$7 billion: The amount of funding that could be hijacked for dirty hydrogen

One of the newer Big Oil distractions has been the renewed interest in hydrogen. While hydrogen can be used for a variety of industrial and energy purposes, including as a form of energy storage, it is only as clean as the fuel source used to produce it — and 95 percent of hydrogen is produced using fracked gas. Polluters have a vested interest in maintaining this status quo, and producing hydrogen allows them to repackage fossil fuels and other dirty energies as clean. Senator Manchin is happy to oblige, as nearly all of the hydrogen provisions in the Energy Infrastructure Act make no distinctions between hydrogen produced from renewable sources and hydrogen produced from fossil fuels and nuclear. For example, the largest single hydrogen authorization in the bill is $8 billion for a series of regional hubs. Of the four hubs, only one is required to use renewable energy as a feedstock “to the maximum extent practicable,” while two others must use fossil fuels and nuclear, respectively. Given that at least two must be sited with preference to regions with major natural gas resources, and the hubs will be directed to “use energy resources that are abundant in that region,” there is little question of Senator Manchin’s intent that this funding will be used to produce hydrogen from fossil fuels.

  • Regional Clean Hydrogen Hubs, two of which must be located in economically distressed communities in the regions of the United States with the greatest natural gas resources.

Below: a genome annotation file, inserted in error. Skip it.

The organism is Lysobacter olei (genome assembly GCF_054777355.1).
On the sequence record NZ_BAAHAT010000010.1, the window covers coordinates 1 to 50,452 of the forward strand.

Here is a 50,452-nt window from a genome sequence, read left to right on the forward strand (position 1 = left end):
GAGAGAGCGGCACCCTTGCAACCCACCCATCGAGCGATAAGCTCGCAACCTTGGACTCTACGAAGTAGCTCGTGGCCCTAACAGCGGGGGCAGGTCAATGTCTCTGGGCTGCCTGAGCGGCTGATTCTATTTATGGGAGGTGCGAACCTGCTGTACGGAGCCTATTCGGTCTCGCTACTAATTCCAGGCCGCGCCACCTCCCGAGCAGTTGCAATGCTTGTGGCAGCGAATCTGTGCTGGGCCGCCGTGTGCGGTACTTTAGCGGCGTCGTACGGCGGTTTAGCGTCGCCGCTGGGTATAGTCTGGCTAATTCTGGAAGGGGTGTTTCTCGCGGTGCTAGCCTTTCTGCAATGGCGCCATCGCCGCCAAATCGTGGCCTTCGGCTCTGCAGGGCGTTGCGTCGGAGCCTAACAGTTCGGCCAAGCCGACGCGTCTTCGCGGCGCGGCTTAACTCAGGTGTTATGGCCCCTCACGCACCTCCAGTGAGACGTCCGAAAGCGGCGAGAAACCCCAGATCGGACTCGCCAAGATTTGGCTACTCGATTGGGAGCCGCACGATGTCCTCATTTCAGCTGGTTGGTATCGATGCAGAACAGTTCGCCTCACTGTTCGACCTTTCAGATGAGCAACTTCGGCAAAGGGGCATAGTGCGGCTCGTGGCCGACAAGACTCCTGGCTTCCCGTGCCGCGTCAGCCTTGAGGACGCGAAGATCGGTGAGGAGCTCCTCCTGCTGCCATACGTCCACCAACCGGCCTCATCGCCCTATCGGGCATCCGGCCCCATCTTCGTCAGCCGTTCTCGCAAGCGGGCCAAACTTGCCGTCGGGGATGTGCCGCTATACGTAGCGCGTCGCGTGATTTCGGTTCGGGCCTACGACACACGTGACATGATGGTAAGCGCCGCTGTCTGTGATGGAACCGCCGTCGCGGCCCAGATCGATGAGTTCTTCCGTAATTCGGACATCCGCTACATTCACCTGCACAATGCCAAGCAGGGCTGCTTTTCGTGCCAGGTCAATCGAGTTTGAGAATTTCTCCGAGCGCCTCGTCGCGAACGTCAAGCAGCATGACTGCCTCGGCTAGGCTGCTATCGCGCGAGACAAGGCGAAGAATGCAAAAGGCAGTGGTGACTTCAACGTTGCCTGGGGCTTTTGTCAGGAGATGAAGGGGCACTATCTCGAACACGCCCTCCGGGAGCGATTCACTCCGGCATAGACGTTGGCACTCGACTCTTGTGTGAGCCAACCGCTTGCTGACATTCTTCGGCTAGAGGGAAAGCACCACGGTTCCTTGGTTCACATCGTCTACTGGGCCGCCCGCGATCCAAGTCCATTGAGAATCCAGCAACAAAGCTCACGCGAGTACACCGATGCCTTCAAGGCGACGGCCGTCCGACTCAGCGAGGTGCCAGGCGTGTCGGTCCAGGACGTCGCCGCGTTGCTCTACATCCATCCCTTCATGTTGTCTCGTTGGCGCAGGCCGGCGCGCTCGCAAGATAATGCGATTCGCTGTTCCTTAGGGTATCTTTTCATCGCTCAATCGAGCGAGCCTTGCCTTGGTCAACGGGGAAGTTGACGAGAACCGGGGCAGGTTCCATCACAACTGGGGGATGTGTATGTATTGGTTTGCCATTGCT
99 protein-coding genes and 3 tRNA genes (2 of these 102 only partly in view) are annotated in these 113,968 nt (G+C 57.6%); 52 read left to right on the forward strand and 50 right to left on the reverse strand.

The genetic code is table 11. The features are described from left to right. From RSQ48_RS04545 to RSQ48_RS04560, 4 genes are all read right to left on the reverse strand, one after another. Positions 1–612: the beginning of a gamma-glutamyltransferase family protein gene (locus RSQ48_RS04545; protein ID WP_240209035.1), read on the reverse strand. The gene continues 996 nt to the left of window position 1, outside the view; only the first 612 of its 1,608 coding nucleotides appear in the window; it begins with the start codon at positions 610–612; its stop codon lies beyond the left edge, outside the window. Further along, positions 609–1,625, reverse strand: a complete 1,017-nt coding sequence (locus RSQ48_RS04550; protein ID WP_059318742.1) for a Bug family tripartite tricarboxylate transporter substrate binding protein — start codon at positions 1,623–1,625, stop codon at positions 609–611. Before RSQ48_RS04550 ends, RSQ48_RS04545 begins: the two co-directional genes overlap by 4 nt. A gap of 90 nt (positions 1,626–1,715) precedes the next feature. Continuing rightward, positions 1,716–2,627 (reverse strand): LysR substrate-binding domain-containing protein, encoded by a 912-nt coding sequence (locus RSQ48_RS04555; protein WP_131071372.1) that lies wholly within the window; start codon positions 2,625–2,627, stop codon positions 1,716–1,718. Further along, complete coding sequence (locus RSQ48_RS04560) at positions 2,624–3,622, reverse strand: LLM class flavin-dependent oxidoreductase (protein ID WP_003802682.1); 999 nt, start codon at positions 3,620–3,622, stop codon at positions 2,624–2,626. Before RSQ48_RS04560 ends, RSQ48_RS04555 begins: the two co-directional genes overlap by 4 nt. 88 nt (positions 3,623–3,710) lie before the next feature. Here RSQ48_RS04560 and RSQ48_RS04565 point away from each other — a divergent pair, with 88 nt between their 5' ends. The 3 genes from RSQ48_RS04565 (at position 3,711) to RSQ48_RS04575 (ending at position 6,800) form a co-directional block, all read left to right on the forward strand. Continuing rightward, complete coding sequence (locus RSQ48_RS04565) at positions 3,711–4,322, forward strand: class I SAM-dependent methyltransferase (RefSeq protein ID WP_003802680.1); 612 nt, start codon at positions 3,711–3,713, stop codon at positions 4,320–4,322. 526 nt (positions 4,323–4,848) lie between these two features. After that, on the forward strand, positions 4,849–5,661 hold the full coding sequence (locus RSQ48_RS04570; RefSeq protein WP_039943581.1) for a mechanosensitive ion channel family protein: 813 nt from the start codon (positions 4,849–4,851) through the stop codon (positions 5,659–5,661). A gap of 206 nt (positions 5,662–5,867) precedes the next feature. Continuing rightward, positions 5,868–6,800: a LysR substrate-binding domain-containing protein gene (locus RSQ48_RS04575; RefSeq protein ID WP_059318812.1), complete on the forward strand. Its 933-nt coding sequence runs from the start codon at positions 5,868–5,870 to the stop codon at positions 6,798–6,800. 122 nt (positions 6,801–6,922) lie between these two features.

Authorization: $8 billion over five years (FY22–26)

  • The Clean Hydrogen Electrolysis Program would fund research, development, demonstration, commercialization, and deployment of hydrogen produced through electrolysis. The eligibility of the high-temperature electrolyzers indicates that fossil or biomass combustion or nuclear energy could be used to provide thermal energy to help produce hydrogen.

Authorization:$1 billion over five years (FY22–26)

$1.9 billion: The size of the giveaway to logging interests

Dirty energy and timber interests are pushing a mind-boggling narrative that cutting down our forests and burning them is somehow part of a climate solution. The logging industry hides behind terms like “fuel reduction” or “restoration”, despite the most current and comprehensive science increasingly finding that such logging, deceptively conducted under the guise of forestry management, will in most cases make wildfires burn more intensely, not less. Over 200 top climate scientists and ecologists recently informed Congress that “thinning” and other logging substantially exacerbate climate change, urging Congress to shift away from funding these types of logging. Despite this, Manchin’s proposal includes massive new subsidies for increased commercial logging on federal public lands. Further, he directs Forest Service road and trail remediation funding to include considerations for increased timber demands and resource extraction.

Manchin proposes authorizing $1.9 billion for commercial logging on public lands. Much of this spending is through the guise of wildfire or forestry management. However, in the absence of environmental standards, benign-sounding activities such as “restoration” and “byproducts” are used to funnel money towards logging and clear-cutting on public lands. Federal land agencies like the U.S. Forest Service and BLM sell public timber to private logging companies and keep the revenue for their agency budgets, creating a perverse financial incentive to continue justifying these logging programs.